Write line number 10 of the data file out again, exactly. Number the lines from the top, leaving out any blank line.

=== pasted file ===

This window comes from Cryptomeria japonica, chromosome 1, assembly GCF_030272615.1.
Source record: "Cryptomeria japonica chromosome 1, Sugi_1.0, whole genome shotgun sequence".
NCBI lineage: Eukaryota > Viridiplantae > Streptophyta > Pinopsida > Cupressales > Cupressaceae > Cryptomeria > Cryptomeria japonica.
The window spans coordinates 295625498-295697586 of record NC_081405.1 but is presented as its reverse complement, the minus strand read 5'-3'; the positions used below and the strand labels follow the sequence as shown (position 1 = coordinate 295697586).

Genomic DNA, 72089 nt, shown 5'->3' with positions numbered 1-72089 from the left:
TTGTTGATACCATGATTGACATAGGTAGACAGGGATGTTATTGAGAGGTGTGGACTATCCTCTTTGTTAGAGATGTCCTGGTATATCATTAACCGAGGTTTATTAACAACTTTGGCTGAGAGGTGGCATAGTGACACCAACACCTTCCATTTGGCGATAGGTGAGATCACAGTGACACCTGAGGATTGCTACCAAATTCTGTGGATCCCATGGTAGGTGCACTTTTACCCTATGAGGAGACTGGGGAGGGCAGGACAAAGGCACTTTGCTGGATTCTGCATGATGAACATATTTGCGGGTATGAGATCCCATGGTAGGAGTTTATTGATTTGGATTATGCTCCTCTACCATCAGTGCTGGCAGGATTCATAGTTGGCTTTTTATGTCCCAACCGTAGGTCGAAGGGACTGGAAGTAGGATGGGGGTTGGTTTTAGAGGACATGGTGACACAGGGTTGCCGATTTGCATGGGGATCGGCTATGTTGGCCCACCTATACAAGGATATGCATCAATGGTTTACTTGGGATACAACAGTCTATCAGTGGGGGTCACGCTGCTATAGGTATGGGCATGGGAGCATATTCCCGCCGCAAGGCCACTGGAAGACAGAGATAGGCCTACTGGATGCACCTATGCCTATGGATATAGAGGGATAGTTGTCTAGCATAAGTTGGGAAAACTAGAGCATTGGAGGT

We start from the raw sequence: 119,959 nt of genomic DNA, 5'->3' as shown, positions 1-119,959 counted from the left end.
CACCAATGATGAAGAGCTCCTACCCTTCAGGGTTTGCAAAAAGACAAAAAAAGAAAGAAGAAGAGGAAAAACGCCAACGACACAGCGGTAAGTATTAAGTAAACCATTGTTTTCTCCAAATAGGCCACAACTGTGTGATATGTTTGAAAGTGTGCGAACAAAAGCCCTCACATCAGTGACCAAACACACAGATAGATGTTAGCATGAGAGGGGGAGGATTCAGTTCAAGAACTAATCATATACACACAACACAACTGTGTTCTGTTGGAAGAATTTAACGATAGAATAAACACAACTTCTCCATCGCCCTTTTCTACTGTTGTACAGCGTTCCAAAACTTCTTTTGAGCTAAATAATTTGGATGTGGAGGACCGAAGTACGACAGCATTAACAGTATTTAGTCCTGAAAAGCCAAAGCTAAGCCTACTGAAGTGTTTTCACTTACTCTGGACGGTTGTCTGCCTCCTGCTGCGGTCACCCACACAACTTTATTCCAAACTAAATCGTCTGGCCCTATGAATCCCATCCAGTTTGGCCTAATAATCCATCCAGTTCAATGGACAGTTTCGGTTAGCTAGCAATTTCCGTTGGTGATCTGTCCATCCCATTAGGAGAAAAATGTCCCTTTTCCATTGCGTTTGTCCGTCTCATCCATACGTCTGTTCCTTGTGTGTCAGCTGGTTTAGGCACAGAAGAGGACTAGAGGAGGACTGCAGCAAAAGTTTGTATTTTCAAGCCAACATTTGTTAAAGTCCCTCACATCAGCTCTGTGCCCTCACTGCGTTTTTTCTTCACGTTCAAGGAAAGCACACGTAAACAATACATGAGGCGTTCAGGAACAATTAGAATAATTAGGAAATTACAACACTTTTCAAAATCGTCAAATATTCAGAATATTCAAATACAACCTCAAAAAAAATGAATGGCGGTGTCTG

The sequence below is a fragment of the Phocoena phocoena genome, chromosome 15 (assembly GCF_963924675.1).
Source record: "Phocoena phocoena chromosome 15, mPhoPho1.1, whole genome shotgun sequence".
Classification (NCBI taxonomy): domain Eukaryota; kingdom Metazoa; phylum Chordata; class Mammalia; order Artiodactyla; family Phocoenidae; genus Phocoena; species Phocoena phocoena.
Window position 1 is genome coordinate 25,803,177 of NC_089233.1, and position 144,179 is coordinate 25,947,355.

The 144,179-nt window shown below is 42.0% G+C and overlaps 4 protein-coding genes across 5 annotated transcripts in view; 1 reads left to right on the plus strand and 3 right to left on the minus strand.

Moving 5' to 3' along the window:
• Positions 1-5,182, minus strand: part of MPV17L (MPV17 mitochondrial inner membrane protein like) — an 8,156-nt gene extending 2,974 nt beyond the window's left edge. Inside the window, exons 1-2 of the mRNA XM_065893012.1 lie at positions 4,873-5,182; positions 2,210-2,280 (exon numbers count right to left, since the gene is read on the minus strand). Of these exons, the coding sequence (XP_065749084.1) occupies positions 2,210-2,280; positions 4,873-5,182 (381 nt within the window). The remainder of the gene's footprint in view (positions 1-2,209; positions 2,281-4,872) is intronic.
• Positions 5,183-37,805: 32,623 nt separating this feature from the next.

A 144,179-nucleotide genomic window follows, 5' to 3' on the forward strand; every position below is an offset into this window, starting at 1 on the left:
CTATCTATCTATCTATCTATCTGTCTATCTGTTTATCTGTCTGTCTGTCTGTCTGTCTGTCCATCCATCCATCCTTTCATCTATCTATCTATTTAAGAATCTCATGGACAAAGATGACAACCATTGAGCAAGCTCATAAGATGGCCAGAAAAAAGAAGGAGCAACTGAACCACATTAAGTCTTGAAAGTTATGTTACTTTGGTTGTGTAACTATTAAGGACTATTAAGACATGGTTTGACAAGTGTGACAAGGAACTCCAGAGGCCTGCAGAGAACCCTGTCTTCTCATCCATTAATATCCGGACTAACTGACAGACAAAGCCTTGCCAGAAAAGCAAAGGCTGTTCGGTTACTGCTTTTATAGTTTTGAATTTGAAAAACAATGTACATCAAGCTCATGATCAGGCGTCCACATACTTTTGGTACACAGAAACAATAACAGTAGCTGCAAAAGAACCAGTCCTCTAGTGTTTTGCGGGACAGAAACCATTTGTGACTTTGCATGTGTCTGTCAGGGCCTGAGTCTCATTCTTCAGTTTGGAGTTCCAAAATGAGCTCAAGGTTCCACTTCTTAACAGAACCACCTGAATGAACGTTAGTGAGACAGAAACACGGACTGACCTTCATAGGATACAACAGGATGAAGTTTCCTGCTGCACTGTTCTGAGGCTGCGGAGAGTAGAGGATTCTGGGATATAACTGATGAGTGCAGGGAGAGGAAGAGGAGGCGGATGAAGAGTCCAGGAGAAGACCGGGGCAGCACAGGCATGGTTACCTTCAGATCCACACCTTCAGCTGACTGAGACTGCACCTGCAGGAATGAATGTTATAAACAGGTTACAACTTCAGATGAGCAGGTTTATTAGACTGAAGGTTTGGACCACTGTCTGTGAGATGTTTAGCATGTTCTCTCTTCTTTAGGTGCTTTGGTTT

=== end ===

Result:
Source record: "Phocoena phocoena chromosome 15, mPhoPho1.1, whole genome shotgun sequence".